“What we professional liars hope to serve is truth. I’m afraid the pompous word for that is art.”
Orson Welles, in F For Fake, 1973

F For Fake, for example, loosely uses the documentary story of a professional art forger to examine ideas of authorship, authenticity, and the value of art. Greenspan connects those themes to the high value that is given to marketing tactics.

“For me, I was less interested in griping about marketing taking precedence over art as a whole, and more about the role of artists as marketers,” he says. “Selling art doesn’t bother me. Making insipid, vacuous art bothers me. The cult of personality bothers me especially because I feel as though I have very little to offer. I’m a bad self-promoter, and I’m constantly reminded of how bad a trait that is for an artist to have. I think that it is sad and frustrating.”

Listen to Junior Boys’ “Itchy Fingers”DOWNLOAD MP3

So patient, so kind
It’s never easy to tell
If you’re playing with my mind
You hide your itchy fingers well

Are you really awake
Or just afloat at the top
Keep living on season it’s barely enough
Do you wanna just asell it off

Do you wanna just stop
In the back of the room
You keep asking me away for a minute or two
Oh what was she supposed to do yeah

Baby I won’t blame you
If you go and find something better to do
We call it moving on
You can call it moving on

Barely barely back home
Like a little fly
Like a little fly stuck in the window
Dying to get inside

What if you do
Would you go back outside
Out where they’ll crush you with a paper folded
Just to see you die

— lyrical excerpt from “Itchy Fingers”

Cultural Confluence

With his eagerness for doing something different and the need to get his mind off the pressures of marketing, Greenspan was fortunate enough to have the opportunity to spend two months in China during the early writing stages of It’s All True. Greenspan visited his sister who lives in Shanghai and used the trip as a way to immerse himself in a world that did not have the same North American mindset of what is considered to be hip.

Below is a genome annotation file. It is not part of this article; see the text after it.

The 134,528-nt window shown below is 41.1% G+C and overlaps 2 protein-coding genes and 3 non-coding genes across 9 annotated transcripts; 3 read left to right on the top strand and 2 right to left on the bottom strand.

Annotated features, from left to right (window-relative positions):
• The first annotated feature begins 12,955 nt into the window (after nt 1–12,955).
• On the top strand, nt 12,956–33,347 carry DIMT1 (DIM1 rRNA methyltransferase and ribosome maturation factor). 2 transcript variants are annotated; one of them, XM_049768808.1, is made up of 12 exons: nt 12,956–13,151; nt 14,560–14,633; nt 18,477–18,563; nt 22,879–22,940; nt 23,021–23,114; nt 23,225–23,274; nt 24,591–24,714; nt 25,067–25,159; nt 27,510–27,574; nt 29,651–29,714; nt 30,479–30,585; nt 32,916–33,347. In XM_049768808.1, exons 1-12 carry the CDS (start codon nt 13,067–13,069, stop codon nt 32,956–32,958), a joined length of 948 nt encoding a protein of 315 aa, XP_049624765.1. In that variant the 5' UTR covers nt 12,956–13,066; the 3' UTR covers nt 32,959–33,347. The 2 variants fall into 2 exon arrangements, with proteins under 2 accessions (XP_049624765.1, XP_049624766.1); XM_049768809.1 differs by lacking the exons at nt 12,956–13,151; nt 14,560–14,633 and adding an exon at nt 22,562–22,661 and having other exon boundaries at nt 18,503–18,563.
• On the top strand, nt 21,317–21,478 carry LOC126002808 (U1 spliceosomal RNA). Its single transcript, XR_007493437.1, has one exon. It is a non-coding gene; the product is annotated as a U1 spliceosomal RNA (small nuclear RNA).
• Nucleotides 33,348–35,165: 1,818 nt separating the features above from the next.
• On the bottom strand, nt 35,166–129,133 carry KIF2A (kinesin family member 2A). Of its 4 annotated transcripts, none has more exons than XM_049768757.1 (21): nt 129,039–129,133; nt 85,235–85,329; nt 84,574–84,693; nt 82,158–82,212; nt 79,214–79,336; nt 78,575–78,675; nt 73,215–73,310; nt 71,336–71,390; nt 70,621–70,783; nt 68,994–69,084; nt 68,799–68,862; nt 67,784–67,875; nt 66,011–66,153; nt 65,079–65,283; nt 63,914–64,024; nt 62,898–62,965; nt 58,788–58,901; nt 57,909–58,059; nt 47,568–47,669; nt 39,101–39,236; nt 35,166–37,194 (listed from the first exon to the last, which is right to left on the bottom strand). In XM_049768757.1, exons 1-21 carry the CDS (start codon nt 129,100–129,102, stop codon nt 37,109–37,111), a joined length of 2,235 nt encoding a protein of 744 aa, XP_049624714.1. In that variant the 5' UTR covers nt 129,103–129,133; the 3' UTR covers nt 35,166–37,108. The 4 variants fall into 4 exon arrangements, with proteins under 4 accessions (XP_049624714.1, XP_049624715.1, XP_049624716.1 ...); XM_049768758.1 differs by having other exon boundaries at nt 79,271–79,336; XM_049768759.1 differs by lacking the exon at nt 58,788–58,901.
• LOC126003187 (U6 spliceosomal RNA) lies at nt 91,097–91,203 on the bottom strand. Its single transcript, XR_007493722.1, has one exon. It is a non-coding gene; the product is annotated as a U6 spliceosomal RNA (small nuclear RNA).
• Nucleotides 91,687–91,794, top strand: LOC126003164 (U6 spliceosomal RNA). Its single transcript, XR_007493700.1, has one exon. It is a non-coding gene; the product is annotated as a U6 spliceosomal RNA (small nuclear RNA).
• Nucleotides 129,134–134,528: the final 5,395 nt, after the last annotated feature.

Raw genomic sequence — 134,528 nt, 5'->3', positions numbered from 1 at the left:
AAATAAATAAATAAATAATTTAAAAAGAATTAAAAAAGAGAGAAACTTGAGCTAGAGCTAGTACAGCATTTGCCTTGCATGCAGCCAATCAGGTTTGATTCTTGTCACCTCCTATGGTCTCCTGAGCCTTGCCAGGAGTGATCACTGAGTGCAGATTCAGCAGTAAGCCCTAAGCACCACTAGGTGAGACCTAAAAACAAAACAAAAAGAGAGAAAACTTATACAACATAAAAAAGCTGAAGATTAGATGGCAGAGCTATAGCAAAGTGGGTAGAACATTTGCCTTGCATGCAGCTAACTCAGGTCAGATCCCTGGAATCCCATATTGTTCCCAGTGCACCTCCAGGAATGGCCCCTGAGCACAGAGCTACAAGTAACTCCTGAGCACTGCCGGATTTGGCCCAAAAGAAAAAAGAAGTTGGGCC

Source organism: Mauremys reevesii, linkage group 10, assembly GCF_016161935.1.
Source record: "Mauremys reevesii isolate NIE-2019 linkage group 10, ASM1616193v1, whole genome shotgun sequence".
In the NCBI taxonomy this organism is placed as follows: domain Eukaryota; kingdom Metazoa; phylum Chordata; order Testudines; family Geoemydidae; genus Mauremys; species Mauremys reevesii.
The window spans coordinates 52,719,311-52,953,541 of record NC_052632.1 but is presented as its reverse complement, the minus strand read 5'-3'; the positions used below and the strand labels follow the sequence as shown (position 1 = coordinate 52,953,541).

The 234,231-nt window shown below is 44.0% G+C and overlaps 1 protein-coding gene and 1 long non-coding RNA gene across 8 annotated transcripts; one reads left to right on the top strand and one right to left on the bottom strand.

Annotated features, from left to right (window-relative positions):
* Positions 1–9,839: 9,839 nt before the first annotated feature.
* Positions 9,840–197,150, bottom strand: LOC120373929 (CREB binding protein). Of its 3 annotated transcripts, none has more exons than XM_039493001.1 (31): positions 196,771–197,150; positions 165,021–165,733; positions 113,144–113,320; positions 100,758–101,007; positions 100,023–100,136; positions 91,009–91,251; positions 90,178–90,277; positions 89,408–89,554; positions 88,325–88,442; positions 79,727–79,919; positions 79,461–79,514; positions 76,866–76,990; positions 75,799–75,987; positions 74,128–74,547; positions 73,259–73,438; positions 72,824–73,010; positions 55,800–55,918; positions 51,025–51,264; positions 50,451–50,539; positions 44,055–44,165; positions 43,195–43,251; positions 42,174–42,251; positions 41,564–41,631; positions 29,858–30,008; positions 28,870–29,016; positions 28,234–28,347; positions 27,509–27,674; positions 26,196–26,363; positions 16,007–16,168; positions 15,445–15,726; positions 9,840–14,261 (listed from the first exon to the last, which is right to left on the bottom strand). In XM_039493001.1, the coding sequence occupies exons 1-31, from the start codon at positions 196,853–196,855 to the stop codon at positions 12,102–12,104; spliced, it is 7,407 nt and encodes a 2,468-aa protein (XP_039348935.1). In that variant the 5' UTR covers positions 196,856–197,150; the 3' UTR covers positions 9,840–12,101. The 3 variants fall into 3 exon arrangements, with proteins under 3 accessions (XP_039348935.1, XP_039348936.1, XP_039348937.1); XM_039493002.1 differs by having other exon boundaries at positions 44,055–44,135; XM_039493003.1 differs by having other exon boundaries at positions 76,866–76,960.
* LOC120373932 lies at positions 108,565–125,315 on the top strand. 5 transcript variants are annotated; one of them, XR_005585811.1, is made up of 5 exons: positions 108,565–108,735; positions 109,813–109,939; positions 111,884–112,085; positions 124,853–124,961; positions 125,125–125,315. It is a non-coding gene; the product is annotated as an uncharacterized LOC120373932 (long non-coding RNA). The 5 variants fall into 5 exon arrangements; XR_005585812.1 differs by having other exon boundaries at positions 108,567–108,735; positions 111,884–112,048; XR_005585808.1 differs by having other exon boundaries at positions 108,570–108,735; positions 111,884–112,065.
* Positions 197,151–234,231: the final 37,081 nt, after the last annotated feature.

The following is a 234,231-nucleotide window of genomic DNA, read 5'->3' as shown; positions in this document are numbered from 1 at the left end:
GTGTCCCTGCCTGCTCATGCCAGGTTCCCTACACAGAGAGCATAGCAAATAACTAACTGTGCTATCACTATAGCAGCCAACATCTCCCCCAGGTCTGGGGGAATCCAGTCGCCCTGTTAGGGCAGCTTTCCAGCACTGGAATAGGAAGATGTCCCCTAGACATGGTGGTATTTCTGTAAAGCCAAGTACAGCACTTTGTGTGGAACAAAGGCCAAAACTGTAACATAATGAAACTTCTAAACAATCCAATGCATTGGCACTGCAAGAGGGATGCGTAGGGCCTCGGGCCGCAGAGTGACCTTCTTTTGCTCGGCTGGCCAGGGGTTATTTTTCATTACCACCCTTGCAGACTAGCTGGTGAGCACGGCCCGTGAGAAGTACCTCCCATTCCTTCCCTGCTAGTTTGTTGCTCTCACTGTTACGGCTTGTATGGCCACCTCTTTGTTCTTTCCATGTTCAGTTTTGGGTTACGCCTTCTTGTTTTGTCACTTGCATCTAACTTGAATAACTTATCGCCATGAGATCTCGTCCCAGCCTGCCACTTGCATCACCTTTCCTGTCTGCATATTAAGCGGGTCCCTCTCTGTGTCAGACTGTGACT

While Greenspan had no intention of incorporating a Chinese influence into the record, he did want to work with musicians from the area. He exhausted a few avenues and ended up contracting musicians through a studio that made music for advertisements.

“The whole experience was pretty funny,” Greenspan says. “I mean, it was me and my haphazard studio that I made in an apartment, the musicians, and a team of translators. The translators ended up being useless because they didn’t understand musical terms like ‘scales’ and ‘time signatures,’ so we ended up communicating by playing a little MIDI device at each other.”

The collaboration between Greenspan and the Chinese musicians is an impressive accomplishment as the album shows no signs of disconnect. “Itchy Fingers” and “Playtime” even feature some Chinese string instruments, which all fuse well with the Junior Boys sound.

Another instance where there could have been a disconnect was after Greenspan’s trip when he joined Didemus to finish the record. As Greenspan lives in Ontario, Canada and Didemus lives in Berlin, the distance put a bit of a burden on them. While Greenspan had very specific experiences in China, he says that sharing his ideas with Didemus was not the hard part. Rather, the difficulty lied in getting closure after their cross-Atlantic trips.

“I think the hardest part is knowing when it’s done,” he says. “There is a sorta post-album depression that you have to endure.”

While the process of making It’s All True hit on different anxieties and Greenspan might not consider himself a great marketing man, the music speaks for itself. The honesty that he seeks shines in the musicianship and enlightening lyrics.

Listen: Junior Boys Remixes

Junior Boys – You’ll Improve Me (Caribou Remix) by DominoRecordCo

Junior Boys – Banana Ripple (2 Bears Remix) by DominoRecordCo